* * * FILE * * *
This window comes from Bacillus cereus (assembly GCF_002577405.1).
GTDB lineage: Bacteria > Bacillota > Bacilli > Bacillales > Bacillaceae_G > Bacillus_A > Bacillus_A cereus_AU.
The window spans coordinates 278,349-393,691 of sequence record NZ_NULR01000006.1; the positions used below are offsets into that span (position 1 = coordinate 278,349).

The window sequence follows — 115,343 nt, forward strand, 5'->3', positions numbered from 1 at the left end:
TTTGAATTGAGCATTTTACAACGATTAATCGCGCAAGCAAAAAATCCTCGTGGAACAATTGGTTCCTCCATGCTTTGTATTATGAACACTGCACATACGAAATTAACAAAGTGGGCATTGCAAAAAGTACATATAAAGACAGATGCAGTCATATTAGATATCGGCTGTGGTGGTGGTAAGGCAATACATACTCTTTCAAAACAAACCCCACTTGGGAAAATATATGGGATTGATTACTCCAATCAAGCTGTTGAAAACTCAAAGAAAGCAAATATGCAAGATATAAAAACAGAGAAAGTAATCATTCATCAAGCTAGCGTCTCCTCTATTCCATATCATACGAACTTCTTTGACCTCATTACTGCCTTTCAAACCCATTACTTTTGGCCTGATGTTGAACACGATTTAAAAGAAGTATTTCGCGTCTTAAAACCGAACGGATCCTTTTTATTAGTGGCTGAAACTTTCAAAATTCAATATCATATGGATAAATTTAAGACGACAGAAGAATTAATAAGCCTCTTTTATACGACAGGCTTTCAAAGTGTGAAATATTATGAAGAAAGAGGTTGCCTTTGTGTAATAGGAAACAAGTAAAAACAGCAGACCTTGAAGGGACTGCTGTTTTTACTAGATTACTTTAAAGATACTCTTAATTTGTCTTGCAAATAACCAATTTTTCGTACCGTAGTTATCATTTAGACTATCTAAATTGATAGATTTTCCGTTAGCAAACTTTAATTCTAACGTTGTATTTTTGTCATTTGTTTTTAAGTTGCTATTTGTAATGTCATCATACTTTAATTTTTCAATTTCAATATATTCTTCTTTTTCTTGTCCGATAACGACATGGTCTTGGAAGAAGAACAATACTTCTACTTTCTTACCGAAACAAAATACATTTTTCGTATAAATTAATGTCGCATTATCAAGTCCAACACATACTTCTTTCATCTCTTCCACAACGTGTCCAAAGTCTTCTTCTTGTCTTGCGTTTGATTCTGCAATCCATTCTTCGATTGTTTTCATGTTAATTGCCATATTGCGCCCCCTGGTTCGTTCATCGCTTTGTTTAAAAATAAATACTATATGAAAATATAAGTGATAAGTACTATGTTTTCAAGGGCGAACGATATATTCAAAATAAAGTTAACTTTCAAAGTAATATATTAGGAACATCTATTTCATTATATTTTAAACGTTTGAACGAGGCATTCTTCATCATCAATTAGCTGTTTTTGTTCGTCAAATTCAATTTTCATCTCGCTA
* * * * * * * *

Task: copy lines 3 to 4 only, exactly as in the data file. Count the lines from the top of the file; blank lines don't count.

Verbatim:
The window spans coordinates 278,349-393,691 of sequence record NZ_NULR01000006.1; the positions used below are offsets into that span (position 1 = coordinate 278,349).

The window sequence follows — 115,343 nt, forward strand, 5'->3', positions numbered from 1 at the left end: